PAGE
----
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SIDS = Sudden Infant Death Syndrome. It is a "wastebasket diagnosis" for any infant death not pegged to some other cause. Based on this study we can say that many cases of SIDS are due to parental discombobulation. You know what discombobulation is, right?

According to the new study, SIDS incidence relates to parents' psych hospitalizations, drug and alcohol abuse. Here are the odds:
*2x more SIDS if EITHER parent had been admitted to a hospital for a psychiatric illness OTHER than drug or alcohol disorders
*7x more SIDS if BOTH parents had a history of any mental illness requiring hospital admission
*almost 7x more if the mother had an alcohol or drug disorder
*9x more if both parents had an alcohol or drug disorder

Formerly known modifiable risk factors for SIDS:
maternal smoking
sleep position (on belly is risky)


here's a followup study:


( 8 comments — Leave a comment )
Jan. 20th, 2010 01:54 am (UTC)
A friend's baby died of SIDS at the babysitter. It was really sad. This friend has a history of mental instability, but I don't think she's been hospitalized.
Jan. 20th, 2010 08:17 pm (UTC)
What about the baby sitter? That's the person on whose watch the child expired. Of course, the parents' psych histories and use of intoxicants will influence their circle of friends, and hence choice of baby sitters, so the extrapolations can go far.
Jan. 20th, 2010 08:20 pm (UTC)
Hmm. Well, I wasn't looking at that correlation. I figured they meant there was some sort of biological link between people who experience mental instability and the incidences of SIDS. My friend doesn't have a history of drug or alcohol use, and the babysitter was a day care center. So not sure how that all fits together.
Jan. 20th, 2010 08:39 pm (UTC)
The connection I see is between being f(*&ked up and not taking good care of your baby. Notice how the association with the mother alone is almost as significant as the association with both parents. The mother is the primary caregiver of infants in most families. I don't think SIDS is usually due to genetic causes. I think these findings highlight a lack in the nurture department. But then, I think that most insanity and substance abuse are reactions to insane circumstances (also mainly not genetic, though a few are).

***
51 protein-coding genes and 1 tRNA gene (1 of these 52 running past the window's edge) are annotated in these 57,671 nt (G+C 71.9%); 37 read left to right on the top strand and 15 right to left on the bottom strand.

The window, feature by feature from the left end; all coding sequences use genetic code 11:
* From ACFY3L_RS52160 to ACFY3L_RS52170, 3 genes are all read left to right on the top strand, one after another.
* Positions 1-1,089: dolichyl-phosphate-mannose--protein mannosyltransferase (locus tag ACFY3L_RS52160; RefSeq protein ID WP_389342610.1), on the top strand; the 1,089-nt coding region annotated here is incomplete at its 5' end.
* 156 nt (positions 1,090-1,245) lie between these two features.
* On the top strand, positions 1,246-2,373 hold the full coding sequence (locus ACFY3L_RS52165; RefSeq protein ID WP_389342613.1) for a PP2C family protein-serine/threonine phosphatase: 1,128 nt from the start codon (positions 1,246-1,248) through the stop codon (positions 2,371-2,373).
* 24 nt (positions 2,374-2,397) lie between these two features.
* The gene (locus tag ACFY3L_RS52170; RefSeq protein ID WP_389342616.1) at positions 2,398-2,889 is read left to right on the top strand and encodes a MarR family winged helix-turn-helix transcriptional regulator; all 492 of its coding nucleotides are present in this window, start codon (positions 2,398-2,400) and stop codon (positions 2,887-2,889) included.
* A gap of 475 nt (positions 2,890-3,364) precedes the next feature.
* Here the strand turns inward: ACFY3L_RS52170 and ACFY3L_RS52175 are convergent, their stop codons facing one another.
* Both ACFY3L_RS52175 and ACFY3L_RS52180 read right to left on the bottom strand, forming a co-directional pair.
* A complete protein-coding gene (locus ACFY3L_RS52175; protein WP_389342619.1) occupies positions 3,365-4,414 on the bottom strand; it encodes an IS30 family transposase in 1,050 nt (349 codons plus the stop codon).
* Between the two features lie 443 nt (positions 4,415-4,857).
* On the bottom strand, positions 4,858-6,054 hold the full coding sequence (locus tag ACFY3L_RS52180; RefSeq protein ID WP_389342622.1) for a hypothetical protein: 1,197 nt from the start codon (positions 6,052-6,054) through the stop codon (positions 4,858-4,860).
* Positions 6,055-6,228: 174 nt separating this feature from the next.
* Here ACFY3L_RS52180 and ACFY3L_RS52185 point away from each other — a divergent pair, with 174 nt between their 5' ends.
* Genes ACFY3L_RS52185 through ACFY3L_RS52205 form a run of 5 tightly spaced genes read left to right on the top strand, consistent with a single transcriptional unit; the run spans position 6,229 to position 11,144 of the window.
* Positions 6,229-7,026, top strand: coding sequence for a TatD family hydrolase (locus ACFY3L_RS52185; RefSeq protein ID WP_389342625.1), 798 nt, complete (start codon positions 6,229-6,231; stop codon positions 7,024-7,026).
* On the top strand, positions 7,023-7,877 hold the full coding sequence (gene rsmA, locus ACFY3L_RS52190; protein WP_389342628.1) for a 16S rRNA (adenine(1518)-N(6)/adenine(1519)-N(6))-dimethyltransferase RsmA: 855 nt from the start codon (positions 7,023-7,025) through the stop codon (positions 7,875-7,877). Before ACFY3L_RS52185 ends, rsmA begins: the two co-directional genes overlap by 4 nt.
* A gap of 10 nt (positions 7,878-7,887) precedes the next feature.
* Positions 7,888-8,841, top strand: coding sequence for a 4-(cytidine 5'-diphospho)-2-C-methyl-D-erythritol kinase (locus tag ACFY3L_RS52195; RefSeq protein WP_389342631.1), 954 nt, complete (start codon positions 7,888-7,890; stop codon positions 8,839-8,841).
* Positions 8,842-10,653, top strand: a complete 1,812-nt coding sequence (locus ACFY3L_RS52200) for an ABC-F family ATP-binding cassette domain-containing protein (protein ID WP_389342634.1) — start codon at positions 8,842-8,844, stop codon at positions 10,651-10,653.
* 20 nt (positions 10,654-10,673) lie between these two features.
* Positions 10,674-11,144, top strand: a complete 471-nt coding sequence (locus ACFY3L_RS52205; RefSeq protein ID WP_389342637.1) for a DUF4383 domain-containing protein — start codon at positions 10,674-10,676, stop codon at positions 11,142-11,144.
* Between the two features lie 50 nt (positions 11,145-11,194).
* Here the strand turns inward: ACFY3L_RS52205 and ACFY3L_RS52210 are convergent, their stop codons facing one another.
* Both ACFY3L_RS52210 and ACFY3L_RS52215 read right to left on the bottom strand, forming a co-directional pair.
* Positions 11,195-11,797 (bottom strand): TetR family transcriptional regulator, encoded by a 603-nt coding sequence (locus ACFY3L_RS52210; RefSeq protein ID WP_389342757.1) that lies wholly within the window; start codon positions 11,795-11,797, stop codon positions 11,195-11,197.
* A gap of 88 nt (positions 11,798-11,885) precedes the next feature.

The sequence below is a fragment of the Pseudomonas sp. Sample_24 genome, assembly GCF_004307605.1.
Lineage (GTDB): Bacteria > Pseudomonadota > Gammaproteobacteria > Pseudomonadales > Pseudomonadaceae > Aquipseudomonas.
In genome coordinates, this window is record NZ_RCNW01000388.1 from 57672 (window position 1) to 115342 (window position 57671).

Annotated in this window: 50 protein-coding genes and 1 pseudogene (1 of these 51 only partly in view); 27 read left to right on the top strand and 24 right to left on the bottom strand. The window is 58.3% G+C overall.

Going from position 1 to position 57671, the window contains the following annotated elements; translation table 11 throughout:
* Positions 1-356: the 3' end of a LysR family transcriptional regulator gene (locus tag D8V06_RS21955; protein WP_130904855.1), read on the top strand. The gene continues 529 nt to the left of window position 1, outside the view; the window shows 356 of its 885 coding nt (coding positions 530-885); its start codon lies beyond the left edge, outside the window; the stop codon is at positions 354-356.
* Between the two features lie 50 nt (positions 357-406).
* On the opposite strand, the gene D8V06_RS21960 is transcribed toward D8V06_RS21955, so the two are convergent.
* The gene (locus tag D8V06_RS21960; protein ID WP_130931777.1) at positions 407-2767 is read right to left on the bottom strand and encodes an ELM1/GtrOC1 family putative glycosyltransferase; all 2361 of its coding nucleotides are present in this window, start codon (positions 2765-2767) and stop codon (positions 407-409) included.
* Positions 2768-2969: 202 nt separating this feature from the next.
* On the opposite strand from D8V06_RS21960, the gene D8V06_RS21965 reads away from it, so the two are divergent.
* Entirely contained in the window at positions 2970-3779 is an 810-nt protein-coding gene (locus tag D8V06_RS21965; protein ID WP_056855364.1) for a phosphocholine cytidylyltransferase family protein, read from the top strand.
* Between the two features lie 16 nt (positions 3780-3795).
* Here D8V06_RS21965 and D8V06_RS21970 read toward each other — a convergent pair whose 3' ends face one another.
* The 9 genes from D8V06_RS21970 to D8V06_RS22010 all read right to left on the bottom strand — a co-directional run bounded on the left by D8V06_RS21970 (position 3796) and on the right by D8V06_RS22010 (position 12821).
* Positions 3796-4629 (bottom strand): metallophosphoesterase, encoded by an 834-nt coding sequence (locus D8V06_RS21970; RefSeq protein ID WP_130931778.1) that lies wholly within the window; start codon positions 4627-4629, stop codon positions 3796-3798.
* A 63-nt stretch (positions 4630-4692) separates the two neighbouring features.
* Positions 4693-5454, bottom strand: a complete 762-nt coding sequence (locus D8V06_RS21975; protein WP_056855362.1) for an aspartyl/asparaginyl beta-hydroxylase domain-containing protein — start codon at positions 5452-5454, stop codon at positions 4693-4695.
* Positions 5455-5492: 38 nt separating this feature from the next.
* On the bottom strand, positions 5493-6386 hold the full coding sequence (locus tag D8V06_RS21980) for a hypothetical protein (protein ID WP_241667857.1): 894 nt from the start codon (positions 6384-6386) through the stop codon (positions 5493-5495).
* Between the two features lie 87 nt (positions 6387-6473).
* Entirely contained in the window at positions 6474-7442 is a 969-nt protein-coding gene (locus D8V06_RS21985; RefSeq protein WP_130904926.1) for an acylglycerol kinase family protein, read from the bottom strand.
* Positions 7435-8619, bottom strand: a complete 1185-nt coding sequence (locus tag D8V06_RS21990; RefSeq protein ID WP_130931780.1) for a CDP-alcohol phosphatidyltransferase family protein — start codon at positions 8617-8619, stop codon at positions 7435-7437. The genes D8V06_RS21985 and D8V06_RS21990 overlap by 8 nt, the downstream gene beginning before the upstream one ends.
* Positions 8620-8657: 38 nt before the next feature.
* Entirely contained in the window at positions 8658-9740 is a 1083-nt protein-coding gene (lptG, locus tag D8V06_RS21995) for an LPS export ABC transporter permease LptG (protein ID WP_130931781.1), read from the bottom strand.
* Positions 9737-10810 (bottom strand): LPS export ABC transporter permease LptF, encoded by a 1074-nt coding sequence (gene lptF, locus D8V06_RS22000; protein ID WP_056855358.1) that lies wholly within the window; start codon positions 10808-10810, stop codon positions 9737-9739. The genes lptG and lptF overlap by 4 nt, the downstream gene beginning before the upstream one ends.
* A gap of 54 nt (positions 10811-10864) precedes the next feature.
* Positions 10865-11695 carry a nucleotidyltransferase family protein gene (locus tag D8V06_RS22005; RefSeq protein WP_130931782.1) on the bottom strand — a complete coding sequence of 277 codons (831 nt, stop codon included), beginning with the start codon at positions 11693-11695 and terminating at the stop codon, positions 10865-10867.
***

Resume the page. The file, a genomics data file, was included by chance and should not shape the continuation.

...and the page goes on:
Jan. 20th, 2010 05:28 pm (UTC)
Are they saying that SIDS is not a medical cause of death, but a reference to any time that a parent indirectly or unconsciously causes the death of their child?
Jan. 20th, 2010 08:22 pm (UTC)
They're not saying that, no, not at all. The scientists merely present the facts, the correlations, the incidences. It's up to people like me to point out obvious stuff such as the fact that being drunk/stoned/high can make a person incompetent to care for an infant, or that a person with psychological challenges is more likely to use/abuse substances. The leading theory about SIDS in the medical community seems to be that all infants occasionally stop breathing, and if they are face down in a bed, or have compromised lungs, they are more likely to stop and not start again. If there is not an attentive caregiver around to notice, the kid's a goner. If the mother has the infant slung on her chest and is watching it all the time, odds of SIDS are ridiculously low.
Jan. 20th, 2010 07:23 pm (UTC)
I dunno. Sometimes babies die, just like sometimes kittens or puppies die. So it's poor care? Most babies slept on their stomachs so they wouldn't choke until recently, and the great majority of them didn't die. Wasn't there a theory about receptors that detect either the oxygen or carbon monoxide in the blood being faulty in some cases?

And what about the ones who die at daycare? Not all daycares are wonderful , but it takes the parental factor out, though there is a lot of multitasking going on there. I worked in daycare and am now a stay at home mom!

I'm actually writing a story about a crib death right now. It's a fake memoir of a friend's characters mother. It's a horrible thing to even write about.
Jan. 20th, 2010 08:25 pm (UTC)
Yeah, you're right, bottom line is that infants are fragile and they're not guaranteed to live...there are so many systems that could malfunction, and science is of limited utility in understanding death. Whether the parents are users/headcases or not, it's a horrible thing to lose a child.
( 8 comments — Leave a comment )



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